Why honesty is the best policy when it comes to sick pay entitlement
Disability insurers and employers are not working hard enough at essential communications on the reality of sick pay. Using long words, jargon and acronyms only leaves people who need health and disability cover, baffled and confused with no real understanding of what sick pay insurance provides and why they need it.
There are three key things that create this barrier. The language used by the insurance industry, euphemisms around the products and what they do, and a misconception by employees as to the sick pay entitlement they have.
We recognise that as an industry, we are part of the problem. Using complicated language rather than plain English isn’t helping. We need to use language which is easier for employees to understand to actually engage them. The term ‘income protection’ may be clear for insurance companies, but it’s too vague for employees. We prefer the term sick pay.
Let alone the fact it’s not immediately understood, people also confuse the acronyms IP or GIP with PPI (payment protection insurance), a product which has a poor reputation and which means any link to it is potentially very damaging.
The role of employers
So although there’s lots of work for the industry to do, employers have a role too. Sitting at the centre of sick pay provision, employers are the only ones who can link up their own sick pay promises with insurance cover and state benefits, so employees get a complete picture of the cover they have.
Don’t sweep it under the carpet
Ultimately sick pay insurance is for when people suffer a health catastrophe. A situation when an employee is so chronically or acutely ill that they can no longer work for a prolonged period of time. This is serious stuff, and it needs to be treated and communicated seriously.
Yet a lack of awareness about the amount of benefit an individual can get from the State and how to access it, means that many employees assume the State or their employer will provide for them, when often they won’t. Research that we conducted last year showed that 40% of SMEs would not provide any sick pay beyond the mandatory statutory sick pay period, and a further 43% would only provide some partial salary payments.
It’s important that employees are made aware of this reality, so that they can make informed decisions themselves. Misconception benefits no one.
A duty to educate
For employers without any sort of sick pay insurance, telling employees that they will only get £88.45 a week from the State for the first of 28 weeks of absence and a similar amount thereafter, may not seem like a positive message. But the most important thing is knowledge, educating your people so that they are fully aware of the financial risks they face which allows them to make their own informed decisions.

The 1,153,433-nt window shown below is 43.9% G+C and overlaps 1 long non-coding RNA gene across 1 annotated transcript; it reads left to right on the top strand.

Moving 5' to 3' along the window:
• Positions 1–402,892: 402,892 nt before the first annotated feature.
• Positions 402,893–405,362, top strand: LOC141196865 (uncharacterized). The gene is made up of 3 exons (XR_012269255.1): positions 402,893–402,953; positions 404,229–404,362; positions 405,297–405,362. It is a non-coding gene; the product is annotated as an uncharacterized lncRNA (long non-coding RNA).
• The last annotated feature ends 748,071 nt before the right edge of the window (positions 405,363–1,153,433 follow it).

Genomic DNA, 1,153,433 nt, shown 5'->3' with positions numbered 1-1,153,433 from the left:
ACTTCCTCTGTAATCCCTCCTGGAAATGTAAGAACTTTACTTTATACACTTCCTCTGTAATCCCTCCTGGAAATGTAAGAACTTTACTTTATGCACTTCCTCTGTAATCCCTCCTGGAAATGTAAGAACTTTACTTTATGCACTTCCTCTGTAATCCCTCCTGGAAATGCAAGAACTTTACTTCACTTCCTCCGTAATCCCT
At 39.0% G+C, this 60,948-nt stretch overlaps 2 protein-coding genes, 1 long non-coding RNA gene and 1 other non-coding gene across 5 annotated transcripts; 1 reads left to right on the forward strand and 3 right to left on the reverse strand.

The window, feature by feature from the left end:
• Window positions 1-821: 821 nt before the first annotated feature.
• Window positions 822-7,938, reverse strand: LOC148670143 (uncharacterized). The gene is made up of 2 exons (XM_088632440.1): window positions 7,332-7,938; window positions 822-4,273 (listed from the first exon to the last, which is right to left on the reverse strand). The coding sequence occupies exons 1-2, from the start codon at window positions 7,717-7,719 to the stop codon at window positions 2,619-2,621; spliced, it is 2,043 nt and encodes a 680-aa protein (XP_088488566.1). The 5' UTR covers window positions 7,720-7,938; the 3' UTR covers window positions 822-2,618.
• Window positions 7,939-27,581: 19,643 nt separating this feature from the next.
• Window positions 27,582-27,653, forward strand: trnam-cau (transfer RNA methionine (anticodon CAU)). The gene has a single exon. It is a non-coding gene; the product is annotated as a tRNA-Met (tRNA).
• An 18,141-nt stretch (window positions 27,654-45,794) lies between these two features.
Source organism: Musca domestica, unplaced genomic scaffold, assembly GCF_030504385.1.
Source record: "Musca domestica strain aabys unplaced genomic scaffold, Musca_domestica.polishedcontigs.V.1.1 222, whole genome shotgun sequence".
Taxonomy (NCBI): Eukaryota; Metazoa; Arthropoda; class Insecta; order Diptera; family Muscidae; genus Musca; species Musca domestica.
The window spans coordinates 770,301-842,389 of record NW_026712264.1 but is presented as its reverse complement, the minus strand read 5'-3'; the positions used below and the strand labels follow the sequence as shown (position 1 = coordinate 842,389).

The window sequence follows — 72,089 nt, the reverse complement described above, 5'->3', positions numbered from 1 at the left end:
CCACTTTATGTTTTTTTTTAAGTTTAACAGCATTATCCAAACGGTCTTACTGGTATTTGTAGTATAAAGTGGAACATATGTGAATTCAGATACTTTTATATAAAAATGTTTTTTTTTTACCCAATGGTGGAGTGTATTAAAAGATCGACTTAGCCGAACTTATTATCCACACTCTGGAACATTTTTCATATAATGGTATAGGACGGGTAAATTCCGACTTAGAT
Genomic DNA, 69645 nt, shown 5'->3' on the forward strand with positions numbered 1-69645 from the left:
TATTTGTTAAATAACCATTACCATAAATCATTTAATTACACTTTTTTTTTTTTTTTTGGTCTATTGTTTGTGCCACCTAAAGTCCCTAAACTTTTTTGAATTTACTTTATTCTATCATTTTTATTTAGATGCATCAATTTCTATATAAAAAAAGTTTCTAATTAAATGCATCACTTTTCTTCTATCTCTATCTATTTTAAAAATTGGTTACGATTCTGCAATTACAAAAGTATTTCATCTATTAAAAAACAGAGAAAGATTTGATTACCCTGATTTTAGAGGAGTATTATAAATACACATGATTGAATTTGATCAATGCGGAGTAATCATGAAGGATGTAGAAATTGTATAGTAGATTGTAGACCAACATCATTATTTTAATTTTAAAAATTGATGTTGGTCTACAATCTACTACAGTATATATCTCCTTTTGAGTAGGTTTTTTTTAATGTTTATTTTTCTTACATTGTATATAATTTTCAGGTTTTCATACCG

We’d encourage employers to be open with their people and provide them with a summary of what they will pay should their employee suffer long term sickness, and what the State will provide. You may then decide to top this up with sick pay insurance, or even give your employees the option to buy extra cover themselves through a flexible or voluntary benefits scheme.
Education itself adds value and improves awareness among employees of the very real risks they face and the support they have in place to protect against them, which can only be a positive step. It’s when they don’t know, that they’ll have a problem.
Time to start communicating the reality of sick pay
Have you ever actually told your people what they will get? Employees need to recognise the harsh reality of the gap between desired lifestyles and the benefits the State will provide, and both insurers and employers can help to reduce this gap.
Insurers’ marketing communications should focus on the reality of being left without sick pay cover and show people the value of putting this in place, while employers should be communicating with their people confidently and openly about the reality of their sick pay entitlement and how much money it actually provides.
It’s about real people and it’s about them understanding what’s in place and what they need if they become seriously ill.
This article was provided by Ellipse.
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